Pope Francis speaks candidly to the church in a new book of interviews

Pope Francis answers questions from journalists aboard his flight from Malmo, Sweden, to Rome Nov. 1. (CNS photo/Paul Haring) Pope Francis answers questions from journalists aboard his flight from Malmo, Sweden, to Rome Nov. 1. (CNS photo/Paul Haring) 

“I desire a church that knows how to insert itself into the conversations of people, that knows how to dialogue. It is the church of Emmaus, in which the Lord ‘interviews’ the disciples that are walking discouraged. For me the interview is part of this conversation of the church with the men and women of today.”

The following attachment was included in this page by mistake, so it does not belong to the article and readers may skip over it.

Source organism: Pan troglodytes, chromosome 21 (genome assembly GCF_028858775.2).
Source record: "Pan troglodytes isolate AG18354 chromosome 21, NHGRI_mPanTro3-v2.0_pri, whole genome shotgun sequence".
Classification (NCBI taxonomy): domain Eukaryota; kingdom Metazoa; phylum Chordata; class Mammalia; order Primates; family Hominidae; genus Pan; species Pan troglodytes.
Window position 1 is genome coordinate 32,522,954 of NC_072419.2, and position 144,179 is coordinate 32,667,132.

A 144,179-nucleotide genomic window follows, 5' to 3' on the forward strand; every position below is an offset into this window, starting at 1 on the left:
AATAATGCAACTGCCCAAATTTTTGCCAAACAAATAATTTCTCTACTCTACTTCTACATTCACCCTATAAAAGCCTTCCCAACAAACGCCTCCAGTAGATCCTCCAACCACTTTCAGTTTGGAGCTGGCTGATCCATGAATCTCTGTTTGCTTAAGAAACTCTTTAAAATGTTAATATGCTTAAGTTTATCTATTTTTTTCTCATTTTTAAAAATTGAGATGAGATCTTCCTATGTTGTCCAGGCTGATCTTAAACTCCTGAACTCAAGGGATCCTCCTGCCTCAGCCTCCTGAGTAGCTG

That is what Pope Francis stated in his introduction to a new book, released in Italy this week, that contains several interviews he has given since becoming pope in March 2013. Now ask me your questions (in Italian: Adesso fate le vostre domande) is the title of the 235-page book that will be presented in Rome on Oct. 21 by Antonio Spadaro, S.J., the editor of this volume and editor in chief of the influential Jesuit biweekly review, La Civiltà Cattolica. The title comes from what Pope Francis always says to journalists at the beginning of press conferences on the plane returning from visits to foreign countries.

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Pope Francis: “I desire a church that knows how to insert itself into the conversations of people.”